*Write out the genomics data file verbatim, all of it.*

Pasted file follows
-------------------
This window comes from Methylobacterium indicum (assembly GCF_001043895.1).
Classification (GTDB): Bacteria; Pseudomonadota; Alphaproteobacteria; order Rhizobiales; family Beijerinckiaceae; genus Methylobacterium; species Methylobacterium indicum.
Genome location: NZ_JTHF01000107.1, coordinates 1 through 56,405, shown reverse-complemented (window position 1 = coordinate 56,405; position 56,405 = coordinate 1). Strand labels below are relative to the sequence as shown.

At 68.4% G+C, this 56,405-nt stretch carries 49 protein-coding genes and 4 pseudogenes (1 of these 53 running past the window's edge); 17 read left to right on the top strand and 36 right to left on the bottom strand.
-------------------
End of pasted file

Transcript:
This window comes from Methylobacterium indicum (assembly GCF_001043895.1).
Classification (GTDB): Bacteria; Pseudomonadota; Alphaproteobacteria; order Rhizobiales; family Beijerinckiaceae; genus Methylobacterium; species Methylobacterium indicum.
Genome location: NZ_JTHF01000107.1, coordinates 1 through 56,405, shown reverse-complemented (window position 1 = coordinate 56,405; position 56,405 = coordinate 1). Strand labels below are relative to the sequence as shown.

At 68.4% G+C, this 56,405-nt stretch carries 49 protein-coding genes and 4 pseudogenes (1 of these 53 running past the window's edge); 17 read left to right on the top strand and 36 right to left on the bottom strand.